On the one hand, there’s earnest little think-pieces like this, that limn lively ideas whose time’s long since come, whose time’s been settled for a good long while now in the chair over there by the door, tapping its toe, looking at its watch; basic, simple ideas, easy to communicate, desperately necessary, more than able to carry us through the state in which we seem to have stuck ourselves:
As productivity increases, we seem faced with a choice between environmental disaster or massive unemployment. Unless, of course, we slow down by reducing working hours and sharing the work. Half a century of economic growth has not increased our happiness. More free time might well do so. It will certainly improve our health.
And on the other, there’s a couple of septaugenarian billionaires who’ve decided in their wisdom to poison the none-too-healthy political discourse of the United States, skirting genocidal levels of ethnic hatred; to pillage and loot the remnants of the vibrant middle class that was this country’s finest achievement, the whole point of all that hullabaloo of freedom and liberty; to repeat until we all can’t help but say ourselves: we can no longer afford to take care of the things we’ve built, the schools we need, the art we love, the friends and relations too old, too ill, unlucky at just the wrong time; they’ve coldly plotted, these two, the murder of millions if not billions of people yet to come, just as any supervillain might; they decree that my daughter and your son must live lives so much smaller than they possibly could have been, so much meaner than they potentially could be—and all because these two men in some abstract sense feel they are not making enough money, here and now; in some abstract sense (which no doubt they could explain to you at some length, with charts and diagrams), they feel they pay too much in taxes.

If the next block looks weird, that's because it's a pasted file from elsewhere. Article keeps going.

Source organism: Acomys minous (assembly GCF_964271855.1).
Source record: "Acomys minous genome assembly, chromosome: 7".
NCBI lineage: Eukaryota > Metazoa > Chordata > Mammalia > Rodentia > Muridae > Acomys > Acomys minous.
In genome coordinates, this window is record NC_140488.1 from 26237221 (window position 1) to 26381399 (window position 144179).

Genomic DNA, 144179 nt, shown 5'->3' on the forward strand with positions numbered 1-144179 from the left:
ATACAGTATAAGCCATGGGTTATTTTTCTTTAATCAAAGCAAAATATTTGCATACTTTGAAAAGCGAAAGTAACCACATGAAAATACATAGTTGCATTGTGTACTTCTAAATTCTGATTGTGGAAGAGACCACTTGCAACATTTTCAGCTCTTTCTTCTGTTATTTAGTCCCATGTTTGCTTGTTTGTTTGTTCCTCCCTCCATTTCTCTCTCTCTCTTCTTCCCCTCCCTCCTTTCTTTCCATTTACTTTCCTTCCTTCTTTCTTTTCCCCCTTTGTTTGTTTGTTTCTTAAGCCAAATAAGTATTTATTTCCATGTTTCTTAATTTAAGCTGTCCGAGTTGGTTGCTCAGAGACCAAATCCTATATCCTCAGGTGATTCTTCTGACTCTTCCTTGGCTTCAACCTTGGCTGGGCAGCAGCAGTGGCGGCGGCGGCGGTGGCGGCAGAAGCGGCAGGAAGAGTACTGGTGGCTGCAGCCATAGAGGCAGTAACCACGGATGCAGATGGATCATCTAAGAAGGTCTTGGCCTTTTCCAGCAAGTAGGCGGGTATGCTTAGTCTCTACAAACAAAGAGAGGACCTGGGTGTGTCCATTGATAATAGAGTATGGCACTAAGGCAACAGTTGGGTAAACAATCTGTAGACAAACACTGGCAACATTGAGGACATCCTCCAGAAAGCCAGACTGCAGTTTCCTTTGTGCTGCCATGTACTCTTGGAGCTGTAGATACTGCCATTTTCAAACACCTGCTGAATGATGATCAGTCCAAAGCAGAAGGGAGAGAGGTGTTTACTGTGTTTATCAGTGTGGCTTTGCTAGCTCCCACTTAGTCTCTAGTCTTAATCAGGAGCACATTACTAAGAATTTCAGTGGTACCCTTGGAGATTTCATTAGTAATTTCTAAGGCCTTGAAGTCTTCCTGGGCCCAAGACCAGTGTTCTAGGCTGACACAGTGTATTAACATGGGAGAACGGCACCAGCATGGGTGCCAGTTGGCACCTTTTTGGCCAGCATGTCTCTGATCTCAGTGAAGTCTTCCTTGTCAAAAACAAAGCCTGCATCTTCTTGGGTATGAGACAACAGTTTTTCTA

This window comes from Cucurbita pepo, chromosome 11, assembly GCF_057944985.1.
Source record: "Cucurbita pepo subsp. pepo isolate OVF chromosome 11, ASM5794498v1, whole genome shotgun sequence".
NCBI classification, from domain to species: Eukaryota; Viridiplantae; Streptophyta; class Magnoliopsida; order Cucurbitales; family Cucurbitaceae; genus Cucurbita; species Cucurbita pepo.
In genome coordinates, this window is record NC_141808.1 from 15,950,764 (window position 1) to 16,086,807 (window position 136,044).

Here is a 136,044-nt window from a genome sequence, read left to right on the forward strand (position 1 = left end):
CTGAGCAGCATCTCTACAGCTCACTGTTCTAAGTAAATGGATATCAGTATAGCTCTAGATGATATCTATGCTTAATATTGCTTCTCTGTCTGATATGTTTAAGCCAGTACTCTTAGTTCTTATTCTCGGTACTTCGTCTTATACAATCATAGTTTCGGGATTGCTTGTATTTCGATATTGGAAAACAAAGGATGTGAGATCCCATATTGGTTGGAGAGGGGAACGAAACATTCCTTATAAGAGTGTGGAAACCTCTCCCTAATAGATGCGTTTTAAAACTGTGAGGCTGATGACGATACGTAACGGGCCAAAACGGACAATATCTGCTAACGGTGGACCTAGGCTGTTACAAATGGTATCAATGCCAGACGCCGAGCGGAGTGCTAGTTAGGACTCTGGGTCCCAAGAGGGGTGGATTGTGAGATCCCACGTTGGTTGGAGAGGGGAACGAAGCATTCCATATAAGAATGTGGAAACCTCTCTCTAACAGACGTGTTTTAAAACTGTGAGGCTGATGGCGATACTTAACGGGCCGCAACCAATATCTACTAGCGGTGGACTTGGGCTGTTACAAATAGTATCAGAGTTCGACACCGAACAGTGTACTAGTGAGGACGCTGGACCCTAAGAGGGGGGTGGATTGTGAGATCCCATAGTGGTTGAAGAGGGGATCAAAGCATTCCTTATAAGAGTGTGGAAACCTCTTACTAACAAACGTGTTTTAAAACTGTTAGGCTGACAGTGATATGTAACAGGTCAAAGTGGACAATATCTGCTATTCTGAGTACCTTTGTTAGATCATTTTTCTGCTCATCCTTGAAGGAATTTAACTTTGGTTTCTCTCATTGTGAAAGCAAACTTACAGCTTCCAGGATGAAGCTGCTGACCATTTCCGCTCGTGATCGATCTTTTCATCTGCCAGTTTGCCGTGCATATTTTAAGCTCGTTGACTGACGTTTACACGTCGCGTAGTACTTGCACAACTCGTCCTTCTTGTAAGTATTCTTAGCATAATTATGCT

(Meanwhile? The nominally leftist party in this country, on the verge of historic midterm defeats, is standing up for unpopular tax cuts for the rich and quietly working to gut the last vestiges of its former triumphs.)
And, for an instant, she stared directly into those soft blue eyes and knew, with an instinctive mammalian certainty, that the exceedingly rich were no longer even remotely human.
(Yes, Papa. We know. They have more money. —Watch how big that more becomes, you let it grow unchecked a bit.)